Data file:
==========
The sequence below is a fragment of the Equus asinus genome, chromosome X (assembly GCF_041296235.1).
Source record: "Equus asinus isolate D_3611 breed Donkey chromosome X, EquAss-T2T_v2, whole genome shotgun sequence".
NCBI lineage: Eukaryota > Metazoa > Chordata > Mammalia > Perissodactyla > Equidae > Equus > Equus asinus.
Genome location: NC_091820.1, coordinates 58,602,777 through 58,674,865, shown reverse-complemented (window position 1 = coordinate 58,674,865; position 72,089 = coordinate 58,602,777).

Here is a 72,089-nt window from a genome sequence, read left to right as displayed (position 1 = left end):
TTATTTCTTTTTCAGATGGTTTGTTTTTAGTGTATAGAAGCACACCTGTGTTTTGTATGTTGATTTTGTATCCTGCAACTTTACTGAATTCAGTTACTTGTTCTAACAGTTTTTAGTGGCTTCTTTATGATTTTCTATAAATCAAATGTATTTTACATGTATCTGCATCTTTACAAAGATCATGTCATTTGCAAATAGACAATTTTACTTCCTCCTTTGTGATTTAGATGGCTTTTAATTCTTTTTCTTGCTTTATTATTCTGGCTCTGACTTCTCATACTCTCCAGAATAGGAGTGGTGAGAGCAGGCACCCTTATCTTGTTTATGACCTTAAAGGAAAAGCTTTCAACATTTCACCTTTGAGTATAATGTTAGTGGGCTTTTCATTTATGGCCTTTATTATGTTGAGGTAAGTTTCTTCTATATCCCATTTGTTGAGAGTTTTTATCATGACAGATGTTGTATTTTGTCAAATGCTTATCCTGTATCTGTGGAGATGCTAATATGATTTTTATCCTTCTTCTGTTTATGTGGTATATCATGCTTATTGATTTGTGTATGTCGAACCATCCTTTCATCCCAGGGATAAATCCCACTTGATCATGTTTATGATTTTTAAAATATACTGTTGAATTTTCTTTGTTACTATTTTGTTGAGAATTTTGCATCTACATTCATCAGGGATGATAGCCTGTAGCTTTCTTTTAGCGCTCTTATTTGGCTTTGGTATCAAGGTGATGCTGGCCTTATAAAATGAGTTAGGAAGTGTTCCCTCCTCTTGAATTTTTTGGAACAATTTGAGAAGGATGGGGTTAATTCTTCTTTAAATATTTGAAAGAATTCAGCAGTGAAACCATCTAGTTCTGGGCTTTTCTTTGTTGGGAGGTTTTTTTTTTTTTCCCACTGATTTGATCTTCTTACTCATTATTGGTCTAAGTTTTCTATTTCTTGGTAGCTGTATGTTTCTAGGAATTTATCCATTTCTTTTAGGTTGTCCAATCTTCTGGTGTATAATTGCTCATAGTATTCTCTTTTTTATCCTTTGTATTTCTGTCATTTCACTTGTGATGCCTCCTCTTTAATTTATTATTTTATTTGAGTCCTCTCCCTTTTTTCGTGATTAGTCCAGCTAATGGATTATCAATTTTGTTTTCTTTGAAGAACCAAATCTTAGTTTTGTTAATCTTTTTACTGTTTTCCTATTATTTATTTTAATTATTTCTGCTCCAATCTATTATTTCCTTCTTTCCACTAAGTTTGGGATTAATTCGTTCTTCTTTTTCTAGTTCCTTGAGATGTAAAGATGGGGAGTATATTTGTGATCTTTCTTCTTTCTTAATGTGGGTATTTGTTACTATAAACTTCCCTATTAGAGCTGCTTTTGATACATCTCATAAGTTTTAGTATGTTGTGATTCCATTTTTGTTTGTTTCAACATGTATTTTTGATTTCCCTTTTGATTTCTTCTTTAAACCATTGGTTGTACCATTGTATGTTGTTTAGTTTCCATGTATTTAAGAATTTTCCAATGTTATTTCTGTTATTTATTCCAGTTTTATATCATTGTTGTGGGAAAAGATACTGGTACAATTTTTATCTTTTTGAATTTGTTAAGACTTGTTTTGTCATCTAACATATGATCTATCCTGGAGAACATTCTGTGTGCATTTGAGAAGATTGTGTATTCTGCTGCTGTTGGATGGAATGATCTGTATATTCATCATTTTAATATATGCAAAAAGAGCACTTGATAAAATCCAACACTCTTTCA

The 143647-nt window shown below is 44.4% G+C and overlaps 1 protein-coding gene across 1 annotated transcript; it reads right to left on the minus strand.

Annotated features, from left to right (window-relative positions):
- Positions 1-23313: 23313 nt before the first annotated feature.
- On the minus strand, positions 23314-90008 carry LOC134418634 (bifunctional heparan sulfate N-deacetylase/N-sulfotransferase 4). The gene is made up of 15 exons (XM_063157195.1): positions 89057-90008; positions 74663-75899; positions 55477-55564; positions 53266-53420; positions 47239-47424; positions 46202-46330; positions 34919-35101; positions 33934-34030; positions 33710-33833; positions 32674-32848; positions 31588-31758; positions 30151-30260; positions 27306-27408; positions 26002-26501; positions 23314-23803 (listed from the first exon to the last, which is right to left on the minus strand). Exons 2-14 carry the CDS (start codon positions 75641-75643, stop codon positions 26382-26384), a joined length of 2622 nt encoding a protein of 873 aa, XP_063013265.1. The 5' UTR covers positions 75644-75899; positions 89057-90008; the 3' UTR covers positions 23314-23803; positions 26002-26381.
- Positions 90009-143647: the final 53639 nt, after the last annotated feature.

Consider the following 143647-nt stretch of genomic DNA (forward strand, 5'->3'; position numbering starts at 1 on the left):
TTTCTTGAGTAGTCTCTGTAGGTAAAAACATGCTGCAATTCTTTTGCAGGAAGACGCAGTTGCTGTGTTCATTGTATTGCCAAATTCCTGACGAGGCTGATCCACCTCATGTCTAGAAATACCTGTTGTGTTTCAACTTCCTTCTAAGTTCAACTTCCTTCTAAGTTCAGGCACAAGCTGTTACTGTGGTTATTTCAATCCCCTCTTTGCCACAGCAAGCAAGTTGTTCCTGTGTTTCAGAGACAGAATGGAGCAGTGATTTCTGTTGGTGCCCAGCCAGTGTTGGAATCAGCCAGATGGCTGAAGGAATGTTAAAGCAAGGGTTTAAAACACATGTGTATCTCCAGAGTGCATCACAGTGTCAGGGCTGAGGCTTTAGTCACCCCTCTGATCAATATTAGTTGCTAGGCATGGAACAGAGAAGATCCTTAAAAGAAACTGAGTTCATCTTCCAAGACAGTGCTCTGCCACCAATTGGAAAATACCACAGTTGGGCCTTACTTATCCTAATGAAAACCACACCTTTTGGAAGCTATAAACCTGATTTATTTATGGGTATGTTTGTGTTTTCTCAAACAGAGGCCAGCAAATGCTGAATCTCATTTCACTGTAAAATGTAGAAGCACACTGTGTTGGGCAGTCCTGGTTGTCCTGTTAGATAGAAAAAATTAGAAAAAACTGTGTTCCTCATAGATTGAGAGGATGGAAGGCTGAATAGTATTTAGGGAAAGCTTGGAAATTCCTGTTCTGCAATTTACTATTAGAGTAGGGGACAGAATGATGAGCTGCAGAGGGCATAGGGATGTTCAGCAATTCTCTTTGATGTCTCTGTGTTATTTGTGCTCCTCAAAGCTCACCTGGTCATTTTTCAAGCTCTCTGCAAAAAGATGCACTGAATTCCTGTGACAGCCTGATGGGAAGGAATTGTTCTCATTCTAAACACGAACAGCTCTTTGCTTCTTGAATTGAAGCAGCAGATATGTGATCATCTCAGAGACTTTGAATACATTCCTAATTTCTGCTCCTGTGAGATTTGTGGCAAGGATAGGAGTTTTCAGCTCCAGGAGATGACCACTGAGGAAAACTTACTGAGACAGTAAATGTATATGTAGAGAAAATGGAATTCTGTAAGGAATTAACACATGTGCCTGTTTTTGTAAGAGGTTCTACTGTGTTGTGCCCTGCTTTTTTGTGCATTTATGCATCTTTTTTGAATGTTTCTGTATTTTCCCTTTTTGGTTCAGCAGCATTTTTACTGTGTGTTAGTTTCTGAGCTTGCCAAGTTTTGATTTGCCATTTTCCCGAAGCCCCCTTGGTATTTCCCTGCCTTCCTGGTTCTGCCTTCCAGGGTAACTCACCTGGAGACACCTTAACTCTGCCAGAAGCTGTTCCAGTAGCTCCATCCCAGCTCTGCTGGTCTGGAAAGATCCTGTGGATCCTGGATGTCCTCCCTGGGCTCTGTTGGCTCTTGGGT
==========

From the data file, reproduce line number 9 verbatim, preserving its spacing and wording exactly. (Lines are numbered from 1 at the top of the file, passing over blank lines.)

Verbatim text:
- Positions 1-23313: 23313 nt before the first annotated feature.